Five years ago, I went to Ethiopia’s Omo Valley to photograph the native tribes. I was so amazed by the experience that I wanted to share the images I had taken, which gave me the motivation to start this blog (Omo Tribes). I wrote four posts, one for each of the tribes I visited: the Suri, the Kara, the Nyangatom, and the Hamar. I ended the last post of this series (Hamar Tribe) with these words: Is it possible that there are still people living this way in our modern world, still untouched by most of our modern trappings (except soccer perhaps)? Should they be left alone or be urged to join the modern world? These are, of course, hard questions, ones I still ponder. New cell towers are getting closer and closer to these tribal areas, which means that they will not be as isolated for long. More of a concern, the largest dam in the world (the Gilgel Gibe III) is being built a few hundred miles upriver from where the tribes currently live. By diverting the water of the Omo River, the dam will generate much-needed electricity for the country, but the water the tribes rely on for cattle and farming may go dry. What will happen to the tribes? Will they still be there in 10 years; will they have disappeared, been destroyed, or integrated to the modern world? Are they really the vanishing tribes?
This year I decided to go back to see whether things had changed. The dam is only now reaching its completion so I would not be able to see its impact on this visit though the effect of recent severe droughts would probably give a hint of what is to come. I did know the tribes had not literally vanished because I continued seeing many beautiful images of them taken by many of the other photographers that have made the journey as well, some of them more than once. But as we all know, images do not always tell the full story and I was curious to see whether tribal life was the same and if it were, whether it was still possible to photograph it.
As I ended my series of posts with the Hamar tribe last time, I will start with them in this series since they were one of the tribes I was able to revisit on this trip. On my last visit, I had spent very little time in their village. Most of the time I had with them was at the Turmi market, where the Hamar come to sell or trade their produce, and at one of their world-famous bull-jumping ceremonies.
As we were approaching Turmi where we were to stay for a few days, I was eagerly awaiting the next day when we would visit a Hamar village. But it turned out I did not have to wait for the next day. On the road, we passed three people from the Hamar tribe, one woman and two men who walking back to their village. We quickly stopped and asked whether we could photograph them, which they kindly agreed to do. At least based on appearances, not much had changed. The women had the same distinctive hairstyle highlighted with red ochre and wore the same beautiful goatskin skirts. The men still carried rifles and ammunition as well as their ever-handy small stool allowing them to sit anywhere, anytime. And they all wore the same shoes made of rubber from old tires.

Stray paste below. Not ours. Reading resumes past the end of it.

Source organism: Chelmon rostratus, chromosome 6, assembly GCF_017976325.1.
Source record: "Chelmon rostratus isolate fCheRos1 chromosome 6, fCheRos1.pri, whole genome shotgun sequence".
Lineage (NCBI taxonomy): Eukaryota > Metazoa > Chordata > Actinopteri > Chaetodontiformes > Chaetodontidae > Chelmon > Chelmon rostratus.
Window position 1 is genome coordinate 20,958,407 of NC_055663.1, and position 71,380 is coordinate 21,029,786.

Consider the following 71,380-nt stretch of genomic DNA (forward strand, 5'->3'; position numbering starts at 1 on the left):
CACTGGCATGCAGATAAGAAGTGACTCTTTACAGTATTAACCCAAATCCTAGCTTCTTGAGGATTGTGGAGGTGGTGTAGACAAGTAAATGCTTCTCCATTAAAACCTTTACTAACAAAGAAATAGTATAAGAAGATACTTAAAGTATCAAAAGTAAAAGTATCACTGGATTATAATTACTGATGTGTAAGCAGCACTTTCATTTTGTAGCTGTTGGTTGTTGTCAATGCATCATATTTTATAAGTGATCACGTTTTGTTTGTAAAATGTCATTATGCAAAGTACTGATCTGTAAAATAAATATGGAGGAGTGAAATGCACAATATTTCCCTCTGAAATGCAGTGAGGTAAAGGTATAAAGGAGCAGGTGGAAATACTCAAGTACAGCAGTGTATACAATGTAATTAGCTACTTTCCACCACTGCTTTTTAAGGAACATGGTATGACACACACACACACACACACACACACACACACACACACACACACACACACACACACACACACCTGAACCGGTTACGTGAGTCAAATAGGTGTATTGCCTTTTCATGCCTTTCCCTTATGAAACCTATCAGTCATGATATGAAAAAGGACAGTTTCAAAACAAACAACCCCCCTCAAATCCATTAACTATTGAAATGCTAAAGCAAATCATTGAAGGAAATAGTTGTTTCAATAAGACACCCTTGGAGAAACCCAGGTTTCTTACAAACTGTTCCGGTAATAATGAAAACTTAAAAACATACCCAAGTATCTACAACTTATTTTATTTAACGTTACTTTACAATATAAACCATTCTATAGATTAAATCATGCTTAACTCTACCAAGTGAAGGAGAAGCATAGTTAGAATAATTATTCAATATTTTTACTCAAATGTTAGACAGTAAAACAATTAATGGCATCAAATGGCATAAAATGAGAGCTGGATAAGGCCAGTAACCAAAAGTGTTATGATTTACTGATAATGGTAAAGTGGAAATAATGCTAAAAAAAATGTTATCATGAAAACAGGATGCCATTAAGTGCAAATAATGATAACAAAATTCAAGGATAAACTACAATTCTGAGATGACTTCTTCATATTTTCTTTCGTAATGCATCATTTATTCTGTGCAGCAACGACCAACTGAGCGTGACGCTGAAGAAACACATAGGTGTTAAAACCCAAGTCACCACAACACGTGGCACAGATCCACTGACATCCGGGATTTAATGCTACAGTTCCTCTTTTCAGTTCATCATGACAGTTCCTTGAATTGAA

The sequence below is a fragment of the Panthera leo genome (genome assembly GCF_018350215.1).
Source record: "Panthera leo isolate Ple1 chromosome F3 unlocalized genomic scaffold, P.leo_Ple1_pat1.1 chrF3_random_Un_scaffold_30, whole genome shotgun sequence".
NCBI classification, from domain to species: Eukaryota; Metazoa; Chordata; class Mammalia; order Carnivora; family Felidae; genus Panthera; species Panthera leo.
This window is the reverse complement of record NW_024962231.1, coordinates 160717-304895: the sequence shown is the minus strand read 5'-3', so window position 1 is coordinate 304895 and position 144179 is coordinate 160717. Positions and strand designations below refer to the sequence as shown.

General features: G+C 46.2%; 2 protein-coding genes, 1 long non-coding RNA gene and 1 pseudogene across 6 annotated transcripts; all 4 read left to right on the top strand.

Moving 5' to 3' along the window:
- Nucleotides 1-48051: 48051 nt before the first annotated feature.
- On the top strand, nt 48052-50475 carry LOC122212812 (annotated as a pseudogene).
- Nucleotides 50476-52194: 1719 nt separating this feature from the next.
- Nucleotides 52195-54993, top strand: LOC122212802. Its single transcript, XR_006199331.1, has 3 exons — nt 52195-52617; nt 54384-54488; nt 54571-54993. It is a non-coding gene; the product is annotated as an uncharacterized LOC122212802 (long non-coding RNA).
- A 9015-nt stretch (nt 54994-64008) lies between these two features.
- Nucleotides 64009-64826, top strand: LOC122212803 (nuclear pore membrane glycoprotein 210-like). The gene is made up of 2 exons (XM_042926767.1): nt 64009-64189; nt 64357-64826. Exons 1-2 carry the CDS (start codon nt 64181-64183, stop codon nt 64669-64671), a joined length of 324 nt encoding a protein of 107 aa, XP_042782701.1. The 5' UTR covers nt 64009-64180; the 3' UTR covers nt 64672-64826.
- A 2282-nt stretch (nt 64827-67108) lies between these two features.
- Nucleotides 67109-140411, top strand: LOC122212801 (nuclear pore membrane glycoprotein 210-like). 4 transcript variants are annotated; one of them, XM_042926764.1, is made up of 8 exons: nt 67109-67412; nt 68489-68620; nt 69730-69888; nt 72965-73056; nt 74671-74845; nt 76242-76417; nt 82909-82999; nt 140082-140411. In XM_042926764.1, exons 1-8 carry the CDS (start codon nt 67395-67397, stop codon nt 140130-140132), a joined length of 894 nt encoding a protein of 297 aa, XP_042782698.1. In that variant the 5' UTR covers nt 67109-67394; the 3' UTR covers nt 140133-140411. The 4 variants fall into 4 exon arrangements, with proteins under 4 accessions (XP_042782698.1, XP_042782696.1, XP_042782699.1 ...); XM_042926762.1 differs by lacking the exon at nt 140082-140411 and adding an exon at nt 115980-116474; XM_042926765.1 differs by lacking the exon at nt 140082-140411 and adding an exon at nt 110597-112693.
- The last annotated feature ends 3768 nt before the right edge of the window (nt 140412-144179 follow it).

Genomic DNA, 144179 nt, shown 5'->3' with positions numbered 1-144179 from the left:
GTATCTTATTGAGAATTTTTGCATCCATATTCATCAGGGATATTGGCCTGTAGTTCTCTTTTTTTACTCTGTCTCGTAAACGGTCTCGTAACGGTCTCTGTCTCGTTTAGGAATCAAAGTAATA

I noticed that the young woman was wearing a “burkule” the necklace that indicates that she is a first wife. Her t-shirt surprised me a little as the Hamar women usually wear an apron or frock also made of goatskin. I had seen women wearing t-shirts during my last visit, but only at the bull-jumping event (a coming of age ceremony where women related to the bull-jumper get whipped as a sign of commitment to him) where the t-shirts provide a bit of protection during the inevitable (and cringeworthy) whipping. As we were chatting with our new friends, some children came running– the bigger ones carrying little ones, and all of them carrying baby goats.
The next day was market day, always an exciting experience for me. As expected, many women were hanging out with their children, and I briefly got to see a flour mill where the Hamar women grind flour from their dried crop. Again, I noticed that the women were wearing t-shirts and a number of them had a cellphone carefully hidden in their frocks.
And there was another bull-jumping ceremony to be witnessed. As I described this ritual in detail in a previous post (Hamar Tribe), I will only put a few images of it. The bull-jumper looked as scared as the one I had seen the previous time and sadly the women remained as willing to be whipped as they were five years ago, all of it done in front of the elders sitting in the shade.
Perhaps the highlight (certainly the best light) was the time we spent in a small Hamar village. There we found primarily women sitting in front of their huts (most of the men did not return until dusk) and many children sitting with their mothers or running around and having too much fun to pay any attention to us. As soon as we walked through a small opening in a wooden fence, no signs of the modern world were present, except that some of the kids wearing t-shirts (albeit without pants) and a few plastic bottles of unknown origin were in view. When the time in the village had to come to an end with the failing light, the kids were happy to cooperate with a sunset image.
Have the Hamar changed? It is hard to tell. Yes, they have changed a bit, certainly not as much as I had expected, and probably not more than I have. From what I could see (which obviously is not a lot in such a short trip), they don’t seem to have been hurt greatly by the recent climate challenges but they don’t seem to have profited markedly either from Ethiopia ‘s much-noted economic growth. Next, a look at what the last five years have done to a few other tribes and a glimpse at a few new ones.
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